Perhaps in an effort to pace himself, Berbick took his foot off the gas pedal in round eight which was, for the most part, a jabbing contest, but in the ninth Berbick went back to taunting the champion and landing hard right hands to the body. When Berbick continued to verbally mock Larry after the bell, he got a shove in the chest for his trouble. The insults appeared to inspire an angry Holmes to box with authority in round ten, the champion snapping home more jabs and then drilling Berbick with some vicious straight rights, but the challenger never buckled and never stopped firing back.
Round eleven was more of the same with the champion in control behind that withering left jab, but then Berbick rebounded in round twelve and the crowd was treated to some lively slugging between the two big men, both connecting. At this point the game challenger had exceeded all expectations, though at the same time he had won, maybe, four rounds. He needed a knockout to score a huge upset and take the title, but after a rather pedestrian round thirteen, Berbick came to life again and took round fourteen on sheer aggression as Holmes was content to coast.
The challenger came out strong to start the final stanza, bulling Holmes around the ring, letting his hands go and getting the better of it for a minute or so before the champion opened up and counterattacked. The crowd was on its feet as the two big heavyweights went toe-to-toe for the final ninety seconds of the battle, both fighters staying at close quarters and slamming home heavy shots. Again, Holmes’ punches clearly had more sting, but Berbick simply refused to cave in or stop fighting back and both were unloading bombs when the final bell tolled.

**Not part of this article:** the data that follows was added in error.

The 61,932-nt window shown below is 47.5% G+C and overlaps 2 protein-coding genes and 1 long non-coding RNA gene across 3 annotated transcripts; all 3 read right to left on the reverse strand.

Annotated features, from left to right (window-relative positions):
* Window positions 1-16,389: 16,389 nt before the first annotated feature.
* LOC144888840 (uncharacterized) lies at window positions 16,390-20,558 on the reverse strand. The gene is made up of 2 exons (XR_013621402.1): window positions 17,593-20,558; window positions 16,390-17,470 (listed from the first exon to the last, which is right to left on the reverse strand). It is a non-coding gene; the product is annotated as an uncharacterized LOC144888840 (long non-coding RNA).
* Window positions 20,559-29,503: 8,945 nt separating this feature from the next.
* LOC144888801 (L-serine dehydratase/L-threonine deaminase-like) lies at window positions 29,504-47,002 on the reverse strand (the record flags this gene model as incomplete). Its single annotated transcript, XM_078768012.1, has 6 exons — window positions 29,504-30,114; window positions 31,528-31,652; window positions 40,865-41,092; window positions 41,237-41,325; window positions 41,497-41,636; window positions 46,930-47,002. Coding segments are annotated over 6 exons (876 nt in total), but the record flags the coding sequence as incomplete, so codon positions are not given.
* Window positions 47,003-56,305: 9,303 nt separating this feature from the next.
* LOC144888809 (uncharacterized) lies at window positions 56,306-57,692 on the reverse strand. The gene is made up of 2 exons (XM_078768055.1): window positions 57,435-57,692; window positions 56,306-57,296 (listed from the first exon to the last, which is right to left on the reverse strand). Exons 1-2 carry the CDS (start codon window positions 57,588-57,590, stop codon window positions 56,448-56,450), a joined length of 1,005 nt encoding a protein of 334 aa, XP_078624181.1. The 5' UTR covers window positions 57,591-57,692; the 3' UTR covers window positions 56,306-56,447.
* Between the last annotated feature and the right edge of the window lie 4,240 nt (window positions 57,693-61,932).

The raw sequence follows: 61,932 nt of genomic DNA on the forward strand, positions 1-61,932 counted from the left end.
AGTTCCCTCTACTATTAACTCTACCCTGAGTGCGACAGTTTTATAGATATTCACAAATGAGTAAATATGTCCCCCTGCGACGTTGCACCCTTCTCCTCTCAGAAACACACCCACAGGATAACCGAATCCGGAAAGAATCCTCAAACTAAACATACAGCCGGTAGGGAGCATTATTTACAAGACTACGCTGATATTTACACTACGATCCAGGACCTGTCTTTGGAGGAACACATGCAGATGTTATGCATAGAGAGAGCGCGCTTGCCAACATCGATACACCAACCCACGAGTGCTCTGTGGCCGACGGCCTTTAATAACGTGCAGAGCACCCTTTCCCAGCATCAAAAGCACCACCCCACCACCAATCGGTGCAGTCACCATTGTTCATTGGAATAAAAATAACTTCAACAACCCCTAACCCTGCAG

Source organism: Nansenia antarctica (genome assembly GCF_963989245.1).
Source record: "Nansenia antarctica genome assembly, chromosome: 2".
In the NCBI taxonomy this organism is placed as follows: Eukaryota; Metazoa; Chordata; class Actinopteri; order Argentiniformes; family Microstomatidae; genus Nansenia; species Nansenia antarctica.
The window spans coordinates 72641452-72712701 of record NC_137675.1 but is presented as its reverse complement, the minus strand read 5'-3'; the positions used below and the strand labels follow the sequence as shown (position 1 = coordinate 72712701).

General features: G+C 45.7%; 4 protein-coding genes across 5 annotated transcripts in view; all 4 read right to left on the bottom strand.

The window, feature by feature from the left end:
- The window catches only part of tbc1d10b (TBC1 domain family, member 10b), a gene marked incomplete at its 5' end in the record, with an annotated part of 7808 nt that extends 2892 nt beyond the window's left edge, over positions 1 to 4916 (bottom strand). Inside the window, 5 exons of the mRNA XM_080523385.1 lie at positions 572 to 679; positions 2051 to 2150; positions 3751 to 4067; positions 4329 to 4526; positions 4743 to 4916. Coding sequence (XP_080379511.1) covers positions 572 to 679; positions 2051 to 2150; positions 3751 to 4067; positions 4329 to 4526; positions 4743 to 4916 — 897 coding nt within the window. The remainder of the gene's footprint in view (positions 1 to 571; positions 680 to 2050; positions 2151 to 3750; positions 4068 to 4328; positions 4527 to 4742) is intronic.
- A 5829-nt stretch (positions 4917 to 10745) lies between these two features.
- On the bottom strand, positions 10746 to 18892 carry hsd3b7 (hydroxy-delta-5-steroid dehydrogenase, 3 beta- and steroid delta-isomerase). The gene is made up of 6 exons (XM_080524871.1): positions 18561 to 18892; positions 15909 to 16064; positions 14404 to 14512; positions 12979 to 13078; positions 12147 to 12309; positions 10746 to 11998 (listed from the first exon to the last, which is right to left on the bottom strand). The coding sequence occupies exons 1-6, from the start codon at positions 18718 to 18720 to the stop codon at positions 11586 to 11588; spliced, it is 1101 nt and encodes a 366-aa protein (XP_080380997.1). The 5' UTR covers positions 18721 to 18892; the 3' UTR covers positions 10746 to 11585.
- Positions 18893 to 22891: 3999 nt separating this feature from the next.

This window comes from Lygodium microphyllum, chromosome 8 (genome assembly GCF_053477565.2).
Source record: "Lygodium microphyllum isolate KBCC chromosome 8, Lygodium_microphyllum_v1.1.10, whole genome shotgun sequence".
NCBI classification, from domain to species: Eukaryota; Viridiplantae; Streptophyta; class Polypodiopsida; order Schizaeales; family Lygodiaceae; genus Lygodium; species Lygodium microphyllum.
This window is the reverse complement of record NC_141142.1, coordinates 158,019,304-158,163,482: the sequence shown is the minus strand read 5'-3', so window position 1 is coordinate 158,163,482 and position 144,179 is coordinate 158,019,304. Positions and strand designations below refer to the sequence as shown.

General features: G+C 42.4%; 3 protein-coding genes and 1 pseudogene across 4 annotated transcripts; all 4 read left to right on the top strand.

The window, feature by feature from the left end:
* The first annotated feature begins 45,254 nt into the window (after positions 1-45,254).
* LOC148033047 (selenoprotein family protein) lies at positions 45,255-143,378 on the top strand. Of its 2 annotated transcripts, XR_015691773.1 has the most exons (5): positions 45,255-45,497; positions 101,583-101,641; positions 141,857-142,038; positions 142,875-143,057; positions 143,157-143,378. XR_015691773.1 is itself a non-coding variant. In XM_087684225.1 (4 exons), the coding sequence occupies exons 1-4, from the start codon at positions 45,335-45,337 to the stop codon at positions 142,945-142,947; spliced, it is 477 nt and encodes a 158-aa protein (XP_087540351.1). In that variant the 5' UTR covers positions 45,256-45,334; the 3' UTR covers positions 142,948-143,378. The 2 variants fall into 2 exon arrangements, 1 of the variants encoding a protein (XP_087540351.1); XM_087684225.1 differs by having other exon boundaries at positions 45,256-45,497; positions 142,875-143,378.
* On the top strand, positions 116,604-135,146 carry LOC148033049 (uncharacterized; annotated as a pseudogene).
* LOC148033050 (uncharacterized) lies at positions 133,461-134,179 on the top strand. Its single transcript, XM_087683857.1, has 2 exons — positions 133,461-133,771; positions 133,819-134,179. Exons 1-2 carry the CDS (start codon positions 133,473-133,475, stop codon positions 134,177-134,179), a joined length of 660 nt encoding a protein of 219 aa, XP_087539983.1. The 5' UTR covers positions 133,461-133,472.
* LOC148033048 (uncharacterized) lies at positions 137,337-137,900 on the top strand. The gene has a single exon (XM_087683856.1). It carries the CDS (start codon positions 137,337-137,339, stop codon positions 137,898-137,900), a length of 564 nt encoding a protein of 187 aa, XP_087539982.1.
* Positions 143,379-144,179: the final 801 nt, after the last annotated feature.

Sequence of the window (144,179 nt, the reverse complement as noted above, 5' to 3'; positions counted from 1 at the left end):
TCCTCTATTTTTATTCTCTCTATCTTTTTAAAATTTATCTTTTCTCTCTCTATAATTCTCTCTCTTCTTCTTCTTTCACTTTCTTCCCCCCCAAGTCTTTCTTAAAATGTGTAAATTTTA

Against all expectations, Holmes vs Berbick had been an entertaining and hard-fought battle, and while genuine acrimony appeared at play during the match, the fighters exchanged gestures of respect as they waited for the official decision, which of course went to the champion.
“This just proves that you can’t take anybody lightly,” commented Larry after his toughest battle since his tremendous fifteen round war with Ken Norton in 1978. “[Berbick] gave me all I could handle.”
“Everybody thought the fight wouldn’t go more than a few rounds,” observed a smiling challenger. “But now I think the boxing world knows that Trevor Berbick is a fighter to be reckoned with.”
Berbick went on to eventually win a piece of the heavyweight championship in 1986, only to lose it in memorable fashion to Mike Tyson later that same year. Both Holmes and Berbick kept fighting long after their careers should have ended, and while they never again met in the ring, the bizarre conclusion of their 1991 altercation at a Florida hotel which saw Holmes jump from the roof of a parked car to tackle Berbick has no doubt been seen, thanks to the internet, by far more people than ever witnessed their entertaining, fifteen round battle for the heavyweight championship of the world. Which says something of import about our increasingly strange world, not to mention the sport of boxing, but I’ll be damned if I know what it is. — Robert Portis